Oregon is home to just under 200 multi-generational dairy farm families. They work 365 days a year to bring fluid milk to market that consumers enjoy in their morning coffee, or in processed form as cheese, yogurt and ice cream. Farms range in size and structure. The end product is healthy, nutritious and contributes to both the economy and environment.
ODFA works to create an atmosphere that is conducive for Oregon Dairy producers of all types, all sizes and in all areas of the state. This is achieved by:
Create Fair Results
Working with local, state, regional and federal organizations to establish a climate for Oregon dairy farmers. ODFA works with regulatory agencies, dairy organizations and other agricultural groups to create fair results.
Address Industry Issues
Proactively addressing industry issues and concerns. Current issues include, but are not limited to, the environment, rural-urban interface, milk marketing, food safety, immigration and animal welfare. Development of producer programs and educational material is one way in which ODFA tries to address issues and concerns.
Working proactively with environmental groups and animal welfare organizations to share thoughts, ideas and encourage collaborative outcomes.
Collaborating with OSU
Collaborating with and supporting Oregon State University in all areas including research, facilities, students and teaching.
Supporting Youth Activities
Encouraging and supporting the youth of the dairy industry. ODFA supports youth activities such as 4-H, FFA and the Oregon State University Dairy Program.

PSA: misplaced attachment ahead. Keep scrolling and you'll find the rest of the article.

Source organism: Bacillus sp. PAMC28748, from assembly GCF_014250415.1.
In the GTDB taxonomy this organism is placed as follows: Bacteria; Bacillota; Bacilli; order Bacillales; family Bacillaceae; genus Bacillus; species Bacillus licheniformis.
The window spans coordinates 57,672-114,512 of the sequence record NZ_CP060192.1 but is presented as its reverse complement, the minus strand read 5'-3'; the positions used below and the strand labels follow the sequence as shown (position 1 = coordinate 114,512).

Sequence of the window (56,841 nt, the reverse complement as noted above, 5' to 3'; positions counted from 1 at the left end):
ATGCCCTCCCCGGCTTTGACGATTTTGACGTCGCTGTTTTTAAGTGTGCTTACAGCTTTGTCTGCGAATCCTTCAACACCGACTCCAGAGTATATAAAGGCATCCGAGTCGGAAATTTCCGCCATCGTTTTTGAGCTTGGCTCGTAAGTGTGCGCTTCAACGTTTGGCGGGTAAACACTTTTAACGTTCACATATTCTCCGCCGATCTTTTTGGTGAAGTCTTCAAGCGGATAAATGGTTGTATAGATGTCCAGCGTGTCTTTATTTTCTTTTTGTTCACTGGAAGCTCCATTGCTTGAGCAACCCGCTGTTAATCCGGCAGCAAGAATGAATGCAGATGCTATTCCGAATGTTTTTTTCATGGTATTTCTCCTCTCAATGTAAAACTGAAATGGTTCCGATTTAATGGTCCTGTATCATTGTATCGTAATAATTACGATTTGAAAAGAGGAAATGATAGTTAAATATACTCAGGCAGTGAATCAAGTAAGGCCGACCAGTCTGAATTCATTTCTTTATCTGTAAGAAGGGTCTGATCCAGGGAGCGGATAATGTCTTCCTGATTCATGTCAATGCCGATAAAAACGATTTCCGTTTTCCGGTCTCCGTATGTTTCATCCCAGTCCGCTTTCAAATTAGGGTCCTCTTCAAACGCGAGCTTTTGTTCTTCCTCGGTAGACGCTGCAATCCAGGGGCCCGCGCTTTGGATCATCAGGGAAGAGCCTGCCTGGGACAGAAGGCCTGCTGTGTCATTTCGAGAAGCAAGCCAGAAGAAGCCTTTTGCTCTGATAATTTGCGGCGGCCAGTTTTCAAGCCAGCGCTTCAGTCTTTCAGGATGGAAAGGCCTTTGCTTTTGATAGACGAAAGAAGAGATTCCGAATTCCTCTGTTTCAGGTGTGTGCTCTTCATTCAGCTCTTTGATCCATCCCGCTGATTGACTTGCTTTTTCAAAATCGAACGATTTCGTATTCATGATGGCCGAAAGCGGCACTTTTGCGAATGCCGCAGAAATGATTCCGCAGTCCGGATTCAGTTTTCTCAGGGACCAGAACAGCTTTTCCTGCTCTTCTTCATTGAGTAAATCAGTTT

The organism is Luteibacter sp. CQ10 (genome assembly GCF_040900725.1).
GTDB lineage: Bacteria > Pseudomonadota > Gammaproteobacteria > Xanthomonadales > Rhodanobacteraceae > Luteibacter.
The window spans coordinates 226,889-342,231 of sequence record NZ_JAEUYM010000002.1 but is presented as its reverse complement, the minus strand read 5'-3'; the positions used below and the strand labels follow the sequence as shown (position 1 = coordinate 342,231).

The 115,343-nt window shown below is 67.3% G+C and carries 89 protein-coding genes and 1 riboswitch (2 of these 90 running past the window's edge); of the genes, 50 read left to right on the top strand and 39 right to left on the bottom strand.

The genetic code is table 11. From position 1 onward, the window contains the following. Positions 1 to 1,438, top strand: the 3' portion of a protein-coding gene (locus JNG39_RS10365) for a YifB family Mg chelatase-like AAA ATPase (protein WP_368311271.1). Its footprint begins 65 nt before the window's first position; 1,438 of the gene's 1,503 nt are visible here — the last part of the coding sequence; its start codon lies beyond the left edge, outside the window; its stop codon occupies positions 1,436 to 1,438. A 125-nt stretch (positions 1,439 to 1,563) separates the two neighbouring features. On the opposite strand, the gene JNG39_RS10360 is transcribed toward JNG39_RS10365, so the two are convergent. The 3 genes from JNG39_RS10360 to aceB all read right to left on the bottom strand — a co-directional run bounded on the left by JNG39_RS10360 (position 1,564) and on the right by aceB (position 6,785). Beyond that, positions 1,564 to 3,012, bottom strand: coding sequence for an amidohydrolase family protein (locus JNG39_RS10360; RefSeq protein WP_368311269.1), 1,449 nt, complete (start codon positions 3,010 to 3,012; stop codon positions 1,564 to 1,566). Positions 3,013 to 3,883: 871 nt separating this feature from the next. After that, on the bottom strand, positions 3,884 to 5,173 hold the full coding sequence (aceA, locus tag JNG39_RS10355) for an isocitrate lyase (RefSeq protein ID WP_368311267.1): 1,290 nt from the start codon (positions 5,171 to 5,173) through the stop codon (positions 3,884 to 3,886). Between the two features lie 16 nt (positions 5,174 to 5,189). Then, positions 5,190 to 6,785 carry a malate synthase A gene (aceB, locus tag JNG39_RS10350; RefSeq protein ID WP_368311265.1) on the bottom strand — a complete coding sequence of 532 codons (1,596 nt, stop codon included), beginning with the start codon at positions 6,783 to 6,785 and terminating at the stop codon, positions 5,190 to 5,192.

Dairy Industry Overview and Economic Impact
The Oregon Dairy Farmers Association (ODFA) was founded in 1892 to work on behalf of Oregon dairy farmers. Today, ODFA represents 200 multi-generational dairy farming families. Dairy farms are located in 20 counties and approximately 125,000 cows call Oregon “home.”
ODFA strives to create an atmosphere that is conducive for all Oregon dairy producers. These farms are extremely diverse family businesses. Some are very small and others are large, some are organic (nearly 20%) and others conventional but all are family businesses. Our producers work hard, 365 days a year to provide a high quality, nutritious milk supply. Fluid milk is the foundation for cheese, yogurt and ice cream, enjoyed by consumers around the world.
Milk is the fifth most valuable agricultural commodity produced in Oregon, generating just under $500 million in gross farm sales in 2018.
Since 1993, all Oregon dairies have maintained a Confined Animal Feeding Operation (CAFO) Permit. Administered by the Oregon Department of Agriculture, the CAFO permit provides a checks and balance system to ensure protection of the waters of the state. This program benefits the environment, the dairy industry and all Oregonians.
Milk Quality and Safety
In the national rankings, Oregon consistently places in the top ten states for milk quality. Producing high quality milk can only be achieved with proper animal husbandry practices, good management and healthy cows.
All Oregon dairy farms have a Grade A Milk License. With this license, dairy farms are inspected on a regular basis by both the Oregon Department of Agriculture and United States Department of Agriculture to further ensure milk quality and safety.